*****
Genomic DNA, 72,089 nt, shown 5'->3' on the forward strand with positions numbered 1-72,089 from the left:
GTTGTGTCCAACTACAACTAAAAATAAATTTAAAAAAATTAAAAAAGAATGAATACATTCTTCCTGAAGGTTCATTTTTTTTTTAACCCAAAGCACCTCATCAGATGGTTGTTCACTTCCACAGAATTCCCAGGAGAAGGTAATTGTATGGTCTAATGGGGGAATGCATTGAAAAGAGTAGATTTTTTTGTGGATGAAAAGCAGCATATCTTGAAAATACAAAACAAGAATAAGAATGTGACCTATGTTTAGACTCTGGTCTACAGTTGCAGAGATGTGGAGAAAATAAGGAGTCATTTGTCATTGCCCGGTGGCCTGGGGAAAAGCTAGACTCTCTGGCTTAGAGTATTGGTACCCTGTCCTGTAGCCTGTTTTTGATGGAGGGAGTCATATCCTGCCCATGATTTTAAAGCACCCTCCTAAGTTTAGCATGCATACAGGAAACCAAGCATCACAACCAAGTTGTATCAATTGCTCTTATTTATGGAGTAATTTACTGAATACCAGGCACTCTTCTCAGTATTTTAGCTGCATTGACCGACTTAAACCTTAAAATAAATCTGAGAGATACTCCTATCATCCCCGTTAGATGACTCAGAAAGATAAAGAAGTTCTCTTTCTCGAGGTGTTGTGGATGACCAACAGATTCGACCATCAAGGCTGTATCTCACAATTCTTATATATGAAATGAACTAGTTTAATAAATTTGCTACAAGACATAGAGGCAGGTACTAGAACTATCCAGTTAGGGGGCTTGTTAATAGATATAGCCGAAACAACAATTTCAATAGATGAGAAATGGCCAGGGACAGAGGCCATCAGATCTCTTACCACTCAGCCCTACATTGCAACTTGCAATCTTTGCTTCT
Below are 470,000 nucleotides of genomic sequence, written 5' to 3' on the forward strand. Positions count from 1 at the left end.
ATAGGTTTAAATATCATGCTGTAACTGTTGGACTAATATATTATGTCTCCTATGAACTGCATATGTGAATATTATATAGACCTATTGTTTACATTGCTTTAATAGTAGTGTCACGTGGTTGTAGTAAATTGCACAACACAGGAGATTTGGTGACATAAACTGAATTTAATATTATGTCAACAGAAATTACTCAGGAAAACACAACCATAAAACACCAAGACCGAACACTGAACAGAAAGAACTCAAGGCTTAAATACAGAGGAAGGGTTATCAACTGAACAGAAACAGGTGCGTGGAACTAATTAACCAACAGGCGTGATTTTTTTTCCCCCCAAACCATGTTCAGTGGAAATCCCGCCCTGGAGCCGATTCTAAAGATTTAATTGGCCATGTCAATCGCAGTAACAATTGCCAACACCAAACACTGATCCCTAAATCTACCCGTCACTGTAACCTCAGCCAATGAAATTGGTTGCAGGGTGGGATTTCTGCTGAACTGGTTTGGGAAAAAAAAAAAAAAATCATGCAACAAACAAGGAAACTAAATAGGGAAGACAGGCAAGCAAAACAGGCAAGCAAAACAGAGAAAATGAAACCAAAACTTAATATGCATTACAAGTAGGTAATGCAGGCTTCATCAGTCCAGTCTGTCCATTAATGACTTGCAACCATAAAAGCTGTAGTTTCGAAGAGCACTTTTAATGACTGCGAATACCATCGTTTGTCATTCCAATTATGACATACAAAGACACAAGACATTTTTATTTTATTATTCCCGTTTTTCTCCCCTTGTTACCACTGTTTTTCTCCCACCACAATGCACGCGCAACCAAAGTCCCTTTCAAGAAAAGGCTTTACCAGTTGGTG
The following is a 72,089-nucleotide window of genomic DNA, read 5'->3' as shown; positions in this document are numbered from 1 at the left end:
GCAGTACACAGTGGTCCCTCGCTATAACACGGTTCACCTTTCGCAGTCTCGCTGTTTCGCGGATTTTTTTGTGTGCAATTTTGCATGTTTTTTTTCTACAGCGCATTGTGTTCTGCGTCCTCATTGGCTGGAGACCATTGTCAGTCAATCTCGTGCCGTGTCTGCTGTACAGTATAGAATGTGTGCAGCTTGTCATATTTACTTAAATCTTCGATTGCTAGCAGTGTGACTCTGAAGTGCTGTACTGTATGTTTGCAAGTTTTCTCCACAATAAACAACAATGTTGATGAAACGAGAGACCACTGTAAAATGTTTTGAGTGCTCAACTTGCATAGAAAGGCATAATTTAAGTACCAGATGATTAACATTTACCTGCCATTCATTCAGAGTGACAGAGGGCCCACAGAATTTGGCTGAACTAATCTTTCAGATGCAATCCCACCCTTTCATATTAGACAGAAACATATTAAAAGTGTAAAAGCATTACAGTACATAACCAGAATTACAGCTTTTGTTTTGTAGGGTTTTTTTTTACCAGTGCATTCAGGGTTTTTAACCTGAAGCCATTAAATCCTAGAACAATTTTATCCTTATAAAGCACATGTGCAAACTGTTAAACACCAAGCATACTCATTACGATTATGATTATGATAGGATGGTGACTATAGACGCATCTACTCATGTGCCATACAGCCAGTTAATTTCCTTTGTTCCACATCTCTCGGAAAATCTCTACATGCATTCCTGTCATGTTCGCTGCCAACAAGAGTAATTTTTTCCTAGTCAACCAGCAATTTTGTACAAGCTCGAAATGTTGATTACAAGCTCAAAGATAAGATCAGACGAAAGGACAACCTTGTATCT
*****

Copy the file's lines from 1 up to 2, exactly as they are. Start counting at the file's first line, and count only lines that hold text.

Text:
Genomic DNA, 72,089 nt, shown 5'->3' on the forward strand with positions numbered 1-72,089 from the left:
GTTGTGTCCAACTACAACTAAAAATAAATTTAAAAAAATTAAAAAAGAATGAATACATTCTTCCTGAAGGTTCATTTTTTTTTTAACCCAAAGCACCTCATCAGATGGTTGTTCACTTCCACAGAATTCCCAGGAGAAGGTAATTGTATGGTCTAATGGGGGAATGCATTGAAAAGAGTAGATTTTTTTGTGGATGAAAAGCAGCATATCTTGAAAATACAAAACAAGAATAAGAATGTGACCTATGTTTAGACTCTGGTCTACAGTTGCAGAGATGTGGAGAAAATAAGGAGTCATTTGTCATTGCCCGGTGGCCTGGGGAAAAGCTAGACTCTCTGGCTTAGAGTATTGGTACCCTGTCCTGTAGCCTGTTTTTGATGGAGGGAGTCATATCCTGCCCATGATTTTAAAGCACCCTCCTAAGTTTAGCATGCATACAGGAAACCAAGCATCACAACCAAGTTGTATCAATTGCTCTTATTTATGGAGTAATTTACTGAATACCAGGCACTCTTCTCAGTATTTTAGCTGCATTGACCGACTTAAACCTTAAAATAAATCTGAGAGATACTCCTATCATCCCCGTTAGATGACTCAGAAAGATAAAGAAGTTCTCTTTCTCGAGGTGTTGTGGATGACCAACAGATTCGACCATCAAGGCTGTATCTCACAATTCTTATATATGAAATGAACTAGTTTAATAAATTTGCTACAAGACATAGAGGCAGGTACTAGAACTATCCAGTTAGGGGGCTTGTTAATAGATATAGCCGAAACAACAATTTCAATAGATGAGAAATGGCCAGGGACAGAGGCCATCAGATCTCTTACCACTCAGCCCTACATTGCAACTTGCAATCTTTGCTTCT